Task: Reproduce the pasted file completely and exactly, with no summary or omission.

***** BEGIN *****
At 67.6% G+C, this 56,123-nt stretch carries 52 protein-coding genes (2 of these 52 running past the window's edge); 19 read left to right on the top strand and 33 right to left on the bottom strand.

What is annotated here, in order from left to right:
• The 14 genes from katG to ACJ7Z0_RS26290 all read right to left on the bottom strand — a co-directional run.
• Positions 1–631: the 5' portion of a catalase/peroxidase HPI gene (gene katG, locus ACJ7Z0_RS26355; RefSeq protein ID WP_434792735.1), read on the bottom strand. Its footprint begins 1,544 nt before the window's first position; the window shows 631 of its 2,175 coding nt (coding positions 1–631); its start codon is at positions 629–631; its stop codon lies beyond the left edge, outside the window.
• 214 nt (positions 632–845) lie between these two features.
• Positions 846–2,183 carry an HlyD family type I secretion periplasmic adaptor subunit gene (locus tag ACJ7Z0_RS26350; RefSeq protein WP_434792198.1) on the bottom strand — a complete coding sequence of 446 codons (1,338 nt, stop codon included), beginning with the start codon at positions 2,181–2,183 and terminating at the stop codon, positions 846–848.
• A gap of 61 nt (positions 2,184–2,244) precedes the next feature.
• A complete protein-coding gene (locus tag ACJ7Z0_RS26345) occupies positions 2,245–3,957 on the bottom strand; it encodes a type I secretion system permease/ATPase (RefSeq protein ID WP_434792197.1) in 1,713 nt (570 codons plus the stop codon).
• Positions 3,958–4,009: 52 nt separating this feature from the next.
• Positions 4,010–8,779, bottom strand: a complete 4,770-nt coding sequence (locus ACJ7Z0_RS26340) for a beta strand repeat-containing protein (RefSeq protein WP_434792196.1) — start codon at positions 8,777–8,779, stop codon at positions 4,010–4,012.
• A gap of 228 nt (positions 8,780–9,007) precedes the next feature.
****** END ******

At 67.6% G+C, this 56,123-nt stretch carries 52 protein-coding genes (2 of these 52 running past the window's edge); 19 read left to right on the top strand and 33 right to left on the bottom strand.

What is annotated here, in order from left to right:
• The 14 genes from katG to ACJ7Z0_RS26290 all read right to left on the bottom strand — a co-directional run.
• Positions 1–631: the 5' portion of a catalase/peroxidase HPI gene (gene katG, locus ACJ7Z0_RS26355; RefSeq protein ID WP_434792735.1), read on the bottom strand. Its footprint begins 1,544 nt before the window's first position; the window shows 631 of its 2,175 coding nt (coding positions 1–631); its start codon is at positions 629–631; its stop codon lies beyond the left edge, outside the window.
• 214 nt (positions 632–845) lie between these two features.
• Positions 846–2,183 carry an HlyD family type I secretion periplasmic adaptor subunit gene (locus tag ACJ7Z0_RS26350; RefSeq protein WP_434792198.1) on the bottom strand — a complete coding sequence of 446 codons (1,338 nt, stop codon included), beginning with the start codon at positions 2,181–2,183 and terminating at the stop codon, positions 846–848.
• A gap of 61 nt (positions 2,184–2,244) precedes the next feature.
• A complete protein-coding gene (locus tag ACJ7Z0_RS26345) occupies positions 2,245–3,957 on the bottom strand; it encodes a type I secretion system permease/ATPase (RefSeq protein ID WP_434792197.1) in 1,713 nt (570 codons plus the stop codon).
• Positions 3,958–4,009: 52 nt separating this feature from the next.
• Positions 4,010–8,779, bottom strand: a complete 4,770-nt coding sequence (locus ACJ7Z0_RS26340) for a beta strand repeat-containing protein (RefSeq protein WP_434792196.1) — start codon at positions 8,777–8,779, stop codon at positions 4,010–4,012.
• A gap of 228 nt (positions 8,780–9,007) precedes the next feature.